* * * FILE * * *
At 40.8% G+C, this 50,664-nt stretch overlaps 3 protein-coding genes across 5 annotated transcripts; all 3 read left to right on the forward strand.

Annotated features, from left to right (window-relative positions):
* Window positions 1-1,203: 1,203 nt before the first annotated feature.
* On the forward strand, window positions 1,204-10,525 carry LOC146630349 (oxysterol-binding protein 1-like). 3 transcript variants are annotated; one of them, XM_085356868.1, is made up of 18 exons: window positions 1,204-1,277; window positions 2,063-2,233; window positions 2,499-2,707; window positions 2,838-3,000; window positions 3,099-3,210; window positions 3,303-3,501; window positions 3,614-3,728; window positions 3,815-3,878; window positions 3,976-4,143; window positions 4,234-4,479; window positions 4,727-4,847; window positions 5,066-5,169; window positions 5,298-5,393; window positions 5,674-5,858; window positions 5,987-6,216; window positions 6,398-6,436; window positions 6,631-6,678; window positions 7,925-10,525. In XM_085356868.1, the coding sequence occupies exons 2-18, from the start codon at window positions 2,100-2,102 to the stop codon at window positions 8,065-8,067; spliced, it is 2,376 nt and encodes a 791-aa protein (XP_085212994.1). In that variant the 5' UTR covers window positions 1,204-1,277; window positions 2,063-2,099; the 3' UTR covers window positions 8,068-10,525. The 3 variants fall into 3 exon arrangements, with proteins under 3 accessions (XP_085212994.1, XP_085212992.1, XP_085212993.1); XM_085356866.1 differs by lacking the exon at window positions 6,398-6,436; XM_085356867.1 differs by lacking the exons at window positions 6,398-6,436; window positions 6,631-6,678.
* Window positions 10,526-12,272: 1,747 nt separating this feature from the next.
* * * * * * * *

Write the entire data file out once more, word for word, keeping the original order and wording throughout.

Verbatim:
At 40.8% G+C, this 50,664-nt stretch overlaps 3 protein-coding genes across 5 annotated transcripts; all 3 read left to right on the forward strand.

Annotated features, from left to right (window-relative positions):
* Window positions 1-1,203: 1,203 nt before the first annotated feature.
* On the forward strand, window positions 1,204-10,525 carry LOC146630349 (oxysterol-binding protein 1-like). 3 transcript variants are annotated; one of them, XM_085356868.1, is made up of 18 exons: window positions 1,204-1,277; window positions 2,063-2,233; window positions 2,499-2,707; window positions 2,838-3,000; window positions 3,099-3,210; window positions 3,303-3,501; window positions 3,614-3,728; window positions 3,815-3,878; window positions 3,976-4,143; window positions 4,234-4,479; window positions 4,727-4,847; window positions 5,066-5,169; window positions 5,298-5,393; window positions 5,674-5,858; window positions 5,987-6,216; window positions 6,398-6,436; window positions 6,631-6,678; window positions 7,925-10,525. In XM_085356868.1, the coding sequence occupies exons 2-18, from the start codon at window positions 2,100-2,102 to the stop codon at window positions 8,065-8,067; spliced, it is 2,376 nt and encodes a 791-aa protein (XP_085212994.1). In that variant the 5' UTR covers window positions 1,204-1,277; window positions 2,063-2,099; the 3' UTR covers window positions 8,068-10,525. The 3 variants fall into 3 exon arrangements, with proteins under 3 accessions (XP_085212994.1, XP_085212992.1, XP_085212993.1); XM_085356866.1 differs by lacking the exon at window positions 6,398-6,436; XM_085356867.1 differs by lacking the exons at window positions 6,398-6,436; window positions 6,631-6,678.
* Window positions 10,526-12,272: 1,747 nt separating this feature from the next.